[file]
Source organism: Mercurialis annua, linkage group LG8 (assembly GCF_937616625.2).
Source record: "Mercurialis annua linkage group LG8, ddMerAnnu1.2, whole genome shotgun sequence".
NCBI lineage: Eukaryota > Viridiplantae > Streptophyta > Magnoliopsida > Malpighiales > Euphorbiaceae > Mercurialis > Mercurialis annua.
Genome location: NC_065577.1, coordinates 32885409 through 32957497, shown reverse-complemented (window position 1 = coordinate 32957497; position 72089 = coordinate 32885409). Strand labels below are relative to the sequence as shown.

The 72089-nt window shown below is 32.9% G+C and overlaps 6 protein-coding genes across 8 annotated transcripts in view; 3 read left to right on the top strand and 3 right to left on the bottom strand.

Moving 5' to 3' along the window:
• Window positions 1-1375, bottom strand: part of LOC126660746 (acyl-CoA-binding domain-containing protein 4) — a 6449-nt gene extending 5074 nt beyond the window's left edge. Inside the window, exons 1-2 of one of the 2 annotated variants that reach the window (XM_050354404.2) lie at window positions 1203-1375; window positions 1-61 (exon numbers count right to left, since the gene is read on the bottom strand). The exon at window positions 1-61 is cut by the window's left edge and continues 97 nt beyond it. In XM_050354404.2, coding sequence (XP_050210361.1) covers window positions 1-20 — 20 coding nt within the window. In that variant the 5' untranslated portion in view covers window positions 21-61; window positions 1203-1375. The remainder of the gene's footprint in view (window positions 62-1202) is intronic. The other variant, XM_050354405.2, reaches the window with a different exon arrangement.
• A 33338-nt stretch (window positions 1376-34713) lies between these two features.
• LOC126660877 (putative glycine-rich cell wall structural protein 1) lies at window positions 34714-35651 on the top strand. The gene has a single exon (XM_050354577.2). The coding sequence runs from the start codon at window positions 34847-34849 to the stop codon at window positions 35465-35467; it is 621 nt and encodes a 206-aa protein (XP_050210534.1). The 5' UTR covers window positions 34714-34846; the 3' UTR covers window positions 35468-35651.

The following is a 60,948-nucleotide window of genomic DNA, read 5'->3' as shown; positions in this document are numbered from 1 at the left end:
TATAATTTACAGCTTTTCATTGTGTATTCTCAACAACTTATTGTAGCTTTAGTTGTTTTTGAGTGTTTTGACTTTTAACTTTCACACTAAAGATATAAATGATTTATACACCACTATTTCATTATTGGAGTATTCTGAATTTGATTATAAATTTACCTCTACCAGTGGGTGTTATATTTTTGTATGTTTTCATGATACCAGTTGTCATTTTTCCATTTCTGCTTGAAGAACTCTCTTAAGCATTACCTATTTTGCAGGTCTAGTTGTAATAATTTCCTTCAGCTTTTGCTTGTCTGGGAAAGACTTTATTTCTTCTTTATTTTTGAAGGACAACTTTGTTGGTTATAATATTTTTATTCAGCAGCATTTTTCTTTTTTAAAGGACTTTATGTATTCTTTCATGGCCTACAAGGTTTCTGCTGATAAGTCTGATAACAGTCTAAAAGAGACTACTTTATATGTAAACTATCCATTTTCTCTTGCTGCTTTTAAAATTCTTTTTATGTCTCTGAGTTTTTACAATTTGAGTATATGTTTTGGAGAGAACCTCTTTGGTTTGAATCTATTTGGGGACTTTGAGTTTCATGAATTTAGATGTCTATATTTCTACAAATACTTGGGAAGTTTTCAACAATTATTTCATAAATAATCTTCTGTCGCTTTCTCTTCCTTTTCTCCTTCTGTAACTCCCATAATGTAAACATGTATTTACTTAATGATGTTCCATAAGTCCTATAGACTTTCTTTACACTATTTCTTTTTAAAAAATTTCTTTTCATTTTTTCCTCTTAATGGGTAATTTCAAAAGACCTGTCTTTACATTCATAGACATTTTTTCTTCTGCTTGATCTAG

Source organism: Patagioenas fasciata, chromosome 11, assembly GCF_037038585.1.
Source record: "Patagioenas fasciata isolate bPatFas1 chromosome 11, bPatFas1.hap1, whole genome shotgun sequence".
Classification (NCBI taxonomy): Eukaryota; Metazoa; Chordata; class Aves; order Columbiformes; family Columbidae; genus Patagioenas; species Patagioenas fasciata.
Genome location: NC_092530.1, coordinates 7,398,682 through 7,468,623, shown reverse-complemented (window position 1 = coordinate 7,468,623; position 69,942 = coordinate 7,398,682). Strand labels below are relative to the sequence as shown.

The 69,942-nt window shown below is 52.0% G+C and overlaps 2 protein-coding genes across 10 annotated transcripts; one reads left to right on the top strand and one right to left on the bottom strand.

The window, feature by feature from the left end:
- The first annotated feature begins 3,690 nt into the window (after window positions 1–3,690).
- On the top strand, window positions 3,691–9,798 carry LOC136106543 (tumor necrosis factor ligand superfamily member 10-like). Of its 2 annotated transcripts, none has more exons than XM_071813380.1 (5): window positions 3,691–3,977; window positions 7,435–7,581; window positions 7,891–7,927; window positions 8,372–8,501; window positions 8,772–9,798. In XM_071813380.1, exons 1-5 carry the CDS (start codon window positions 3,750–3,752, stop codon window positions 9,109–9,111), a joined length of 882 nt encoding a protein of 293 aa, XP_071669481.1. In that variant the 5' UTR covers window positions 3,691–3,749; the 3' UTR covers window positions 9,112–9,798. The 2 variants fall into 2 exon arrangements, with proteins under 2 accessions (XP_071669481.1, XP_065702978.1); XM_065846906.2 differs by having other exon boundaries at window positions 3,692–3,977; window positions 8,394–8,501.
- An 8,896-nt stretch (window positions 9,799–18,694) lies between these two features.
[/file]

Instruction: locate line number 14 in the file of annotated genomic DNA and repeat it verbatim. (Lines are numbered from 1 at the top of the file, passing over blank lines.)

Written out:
Classification (NCBI taxonomy): Eukaryota; Metazoa; Chordata; class Aves; order Columbiformes; family Columbidae; genus Patagioenas; species Patagioenas fasciata.